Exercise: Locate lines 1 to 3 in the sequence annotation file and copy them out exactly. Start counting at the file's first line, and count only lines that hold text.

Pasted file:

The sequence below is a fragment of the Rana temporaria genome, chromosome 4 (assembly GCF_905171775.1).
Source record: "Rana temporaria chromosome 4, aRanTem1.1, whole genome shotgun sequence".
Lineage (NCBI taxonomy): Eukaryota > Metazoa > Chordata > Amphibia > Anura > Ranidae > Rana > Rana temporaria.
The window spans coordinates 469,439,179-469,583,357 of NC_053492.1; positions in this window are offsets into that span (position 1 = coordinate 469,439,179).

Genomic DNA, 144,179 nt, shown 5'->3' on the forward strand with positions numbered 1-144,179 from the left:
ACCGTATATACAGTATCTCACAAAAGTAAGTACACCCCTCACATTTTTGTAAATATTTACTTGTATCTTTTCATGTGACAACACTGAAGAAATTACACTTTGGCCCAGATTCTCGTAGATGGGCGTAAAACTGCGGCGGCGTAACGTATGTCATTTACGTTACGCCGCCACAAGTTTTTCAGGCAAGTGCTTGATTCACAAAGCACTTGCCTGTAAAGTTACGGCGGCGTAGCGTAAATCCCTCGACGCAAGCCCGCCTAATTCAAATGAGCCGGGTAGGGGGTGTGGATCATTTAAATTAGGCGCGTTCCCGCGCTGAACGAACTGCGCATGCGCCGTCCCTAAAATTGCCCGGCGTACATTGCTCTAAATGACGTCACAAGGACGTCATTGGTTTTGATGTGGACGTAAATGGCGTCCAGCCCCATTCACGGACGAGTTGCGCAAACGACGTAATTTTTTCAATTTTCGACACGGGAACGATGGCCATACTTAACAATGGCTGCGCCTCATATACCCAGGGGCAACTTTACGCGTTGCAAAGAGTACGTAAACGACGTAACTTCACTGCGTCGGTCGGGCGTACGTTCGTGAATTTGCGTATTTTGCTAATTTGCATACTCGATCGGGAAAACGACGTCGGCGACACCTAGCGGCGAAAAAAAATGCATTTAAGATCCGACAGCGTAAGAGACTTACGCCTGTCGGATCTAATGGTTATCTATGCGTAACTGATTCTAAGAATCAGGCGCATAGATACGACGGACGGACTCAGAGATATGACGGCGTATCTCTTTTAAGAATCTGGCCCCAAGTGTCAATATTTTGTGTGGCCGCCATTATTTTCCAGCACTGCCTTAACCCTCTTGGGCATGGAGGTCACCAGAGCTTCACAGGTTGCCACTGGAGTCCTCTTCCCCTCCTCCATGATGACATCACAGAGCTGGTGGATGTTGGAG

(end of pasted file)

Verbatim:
The sequence below is a fragment of the Rana temporaria genome, chromosome 4 (assembly GCF_905171775.1).
Source record: "Rana temporaria chromosome 4, aRanTem1.1, whole genome shotgun sequence".
Lineage (NCBI taxonomy): Eukaryota > Metazoa > Chordata > Amphibia > Anura > Ranidae > Rana > Rana temporaria.